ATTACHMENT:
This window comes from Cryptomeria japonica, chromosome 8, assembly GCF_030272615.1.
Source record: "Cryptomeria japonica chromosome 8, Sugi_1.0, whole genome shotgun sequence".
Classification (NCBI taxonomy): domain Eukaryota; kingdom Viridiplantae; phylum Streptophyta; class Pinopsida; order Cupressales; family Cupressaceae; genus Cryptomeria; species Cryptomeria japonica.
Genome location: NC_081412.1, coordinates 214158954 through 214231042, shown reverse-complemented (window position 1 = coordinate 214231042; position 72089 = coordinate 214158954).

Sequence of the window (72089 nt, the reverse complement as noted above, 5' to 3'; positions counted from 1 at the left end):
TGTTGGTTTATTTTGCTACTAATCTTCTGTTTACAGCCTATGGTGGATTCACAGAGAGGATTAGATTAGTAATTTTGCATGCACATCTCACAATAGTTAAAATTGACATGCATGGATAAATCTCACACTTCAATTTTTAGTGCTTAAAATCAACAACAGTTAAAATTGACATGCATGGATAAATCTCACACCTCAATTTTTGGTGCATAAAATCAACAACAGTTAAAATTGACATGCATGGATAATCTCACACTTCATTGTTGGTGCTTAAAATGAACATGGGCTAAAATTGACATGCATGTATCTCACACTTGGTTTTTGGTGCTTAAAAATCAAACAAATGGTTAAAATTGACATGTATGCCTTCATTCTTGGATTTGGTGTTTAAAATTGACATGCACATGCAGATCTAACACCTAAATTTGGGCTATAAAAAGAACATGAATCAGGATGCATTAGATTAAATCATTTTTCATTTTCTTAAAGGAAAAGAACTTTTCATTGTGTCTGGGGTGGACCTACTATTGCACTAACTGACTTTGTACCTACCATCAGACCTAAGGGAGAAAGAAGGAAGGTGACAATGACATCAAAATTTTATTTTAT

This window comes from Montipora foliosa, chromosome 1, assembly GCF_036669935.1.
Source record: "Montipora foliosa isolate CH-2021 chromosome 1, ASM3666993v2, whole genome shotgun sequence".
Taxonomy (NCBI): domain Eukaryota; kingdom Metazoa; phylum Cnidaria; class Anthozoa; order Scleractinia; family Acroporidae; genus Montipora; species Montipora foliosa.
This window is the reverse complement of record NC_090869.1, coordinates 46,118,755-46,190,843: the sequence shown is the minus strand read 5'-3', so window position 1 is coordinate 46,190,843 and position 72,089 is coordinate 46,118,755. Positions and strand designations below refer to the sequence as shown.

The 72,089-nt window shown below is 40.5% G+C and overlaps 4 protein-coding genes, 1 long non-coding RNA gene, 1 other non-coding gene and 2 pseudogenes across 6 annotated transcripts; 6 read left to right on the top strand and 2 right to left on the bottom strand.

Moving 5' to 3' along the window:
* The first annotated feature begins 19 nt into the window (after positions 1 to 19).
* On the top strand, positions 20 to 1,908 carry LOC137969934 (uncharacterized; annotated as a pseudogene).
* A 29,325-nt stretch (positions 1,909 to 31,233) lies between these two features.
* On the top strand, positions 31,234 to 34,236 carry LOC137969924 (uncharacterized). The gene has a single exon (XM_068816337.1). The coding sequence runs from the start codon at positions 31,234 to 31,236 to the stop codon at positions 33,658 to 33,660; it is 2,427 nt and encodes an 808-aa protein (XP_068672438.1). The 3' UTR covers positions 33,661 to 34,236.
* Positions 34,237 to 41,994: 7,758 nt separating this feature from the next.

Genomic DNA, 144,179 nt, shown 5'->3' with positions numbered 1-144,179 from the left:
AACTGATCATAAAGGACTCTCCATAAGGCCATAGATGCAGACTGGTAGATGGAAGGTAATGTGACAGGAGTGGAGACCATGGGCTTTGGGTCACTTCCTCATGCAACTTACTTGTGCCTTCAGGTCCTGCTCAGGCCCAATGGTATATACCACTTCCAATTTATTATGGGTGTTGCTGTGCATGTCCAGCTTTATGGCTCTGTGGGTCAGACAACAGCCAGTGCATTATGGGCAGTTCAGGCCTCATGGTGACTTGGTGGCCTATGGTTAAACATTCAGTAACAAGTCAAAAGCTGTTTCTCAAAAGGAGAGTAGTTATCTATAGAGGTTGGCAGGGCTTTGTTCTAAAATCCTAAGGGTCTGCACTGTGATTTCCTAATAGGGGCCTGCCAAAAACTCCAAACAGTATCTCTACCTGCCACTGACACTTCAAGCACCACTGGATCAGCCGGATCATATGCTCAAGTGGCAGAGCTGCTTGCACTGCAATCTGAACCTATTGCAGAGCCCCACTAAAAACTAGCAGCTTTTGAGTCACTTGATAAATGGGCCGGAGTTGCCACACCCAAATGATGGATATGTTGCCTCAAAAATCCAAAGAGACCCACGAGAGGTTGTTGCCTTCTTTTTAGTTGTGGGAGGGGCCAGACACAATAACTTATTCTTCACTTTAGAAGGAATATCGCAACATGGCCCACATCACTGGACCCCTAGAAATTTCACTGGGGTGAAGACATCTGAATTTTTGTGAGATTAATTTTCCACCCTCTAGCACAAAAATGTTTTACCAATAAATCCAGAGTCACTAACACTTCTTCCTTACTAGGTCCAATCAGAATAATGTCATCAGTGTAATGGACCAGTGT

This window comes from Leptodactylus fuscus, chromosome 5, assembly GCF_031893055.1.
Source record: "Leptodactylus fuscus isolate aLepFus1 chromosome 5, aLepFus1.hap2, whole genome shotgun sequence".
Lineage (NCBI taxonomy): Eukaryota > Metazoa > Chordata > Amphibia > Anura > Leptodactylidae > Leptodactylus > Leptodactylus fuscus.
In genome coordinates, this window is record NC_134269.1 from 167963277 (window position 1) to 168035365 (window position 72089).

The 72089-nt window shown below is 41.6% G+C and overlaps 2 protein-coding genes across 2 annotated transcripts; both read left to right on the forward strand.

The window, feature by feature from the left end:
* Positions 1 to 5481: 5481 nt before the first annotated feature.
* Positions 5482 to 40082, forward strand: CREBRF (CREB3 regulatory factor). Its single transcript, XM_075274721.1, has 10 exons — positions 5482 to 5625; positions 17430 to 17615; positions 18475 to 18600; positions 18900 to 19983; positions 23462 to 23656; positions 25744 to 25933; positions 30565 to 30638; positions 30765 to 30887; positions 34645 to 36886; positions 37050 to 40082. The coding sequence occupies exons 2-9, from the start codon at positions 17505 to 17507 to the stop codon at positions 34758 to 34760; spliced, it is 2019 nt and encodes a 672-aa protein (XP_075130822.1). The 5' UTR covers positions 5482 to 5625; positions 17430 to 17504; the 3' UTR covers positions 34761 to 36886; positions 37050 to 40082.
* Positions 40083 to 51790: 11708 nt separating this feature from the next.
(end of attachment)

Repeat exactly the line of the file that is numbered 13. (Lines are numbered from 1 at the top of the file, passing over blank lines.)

* The first annotated feature begins 19 nt into the window (after positions 1 to 19).